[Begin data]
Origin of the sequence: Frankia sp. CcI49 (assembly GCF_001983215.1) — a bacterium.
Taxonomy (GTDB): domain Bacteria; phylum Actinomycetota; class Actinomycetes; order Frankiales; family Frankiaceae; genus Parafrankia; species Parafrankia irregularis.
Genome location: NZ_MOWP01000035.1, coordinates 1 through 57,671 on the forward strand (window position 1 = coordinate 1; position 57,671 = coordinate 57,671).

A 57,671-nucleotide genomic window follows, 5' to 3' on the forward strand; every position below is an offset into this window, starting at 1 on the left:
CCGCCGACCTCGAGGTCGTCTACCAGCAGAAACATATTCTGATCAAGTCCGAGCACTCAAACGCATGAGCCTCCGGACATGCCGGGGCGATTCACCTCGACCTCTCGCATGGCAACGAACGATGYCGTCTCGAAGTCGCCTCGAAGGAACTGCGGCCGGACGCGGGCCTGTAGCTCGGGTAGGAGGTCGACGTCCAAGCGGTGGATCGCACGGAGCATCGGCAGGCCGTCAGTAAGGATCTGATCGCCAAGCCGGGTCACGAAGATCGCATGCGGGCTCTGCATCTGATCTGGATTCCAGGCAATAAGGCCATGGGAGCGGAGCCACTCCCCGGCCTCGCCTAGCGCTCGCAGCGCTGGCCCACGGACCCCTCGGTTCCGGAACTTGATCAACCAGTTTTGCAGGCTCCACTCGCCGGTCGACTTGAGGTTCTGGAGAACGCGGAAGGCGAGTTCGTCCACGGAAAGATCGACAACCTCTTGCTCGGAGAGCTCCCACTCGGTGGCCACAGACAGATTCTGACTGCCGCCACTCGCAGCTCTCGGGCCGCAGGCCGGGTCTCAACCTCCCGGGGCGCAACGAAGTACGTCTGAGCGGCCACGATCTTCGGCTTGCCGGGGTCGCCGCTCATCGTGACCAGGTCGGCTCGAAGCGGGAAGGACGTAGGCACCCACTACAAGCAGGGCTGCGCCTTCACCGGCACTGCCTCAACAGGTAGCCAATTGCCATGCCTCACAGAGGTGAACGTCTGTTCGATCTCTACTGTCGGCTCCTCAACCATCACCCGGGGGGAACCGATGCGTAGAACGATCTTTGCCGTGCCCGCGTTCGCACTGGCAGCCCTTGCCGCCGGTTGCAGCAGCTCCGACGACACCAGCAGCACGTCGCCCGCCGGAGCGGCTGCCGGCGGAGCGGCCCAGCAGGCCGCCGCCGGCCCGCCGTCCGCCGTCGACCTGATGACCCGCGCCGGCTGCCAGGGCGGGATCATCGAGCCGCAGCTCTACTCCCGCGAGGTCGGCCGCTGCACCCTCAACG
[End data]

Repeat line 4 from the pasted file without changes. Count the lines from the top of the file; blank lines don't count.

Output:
A 57,671-nucleotide genomic window follows, 5' to 3' on the forward strand; every position below is an offset into this window, starting at 1 on the left: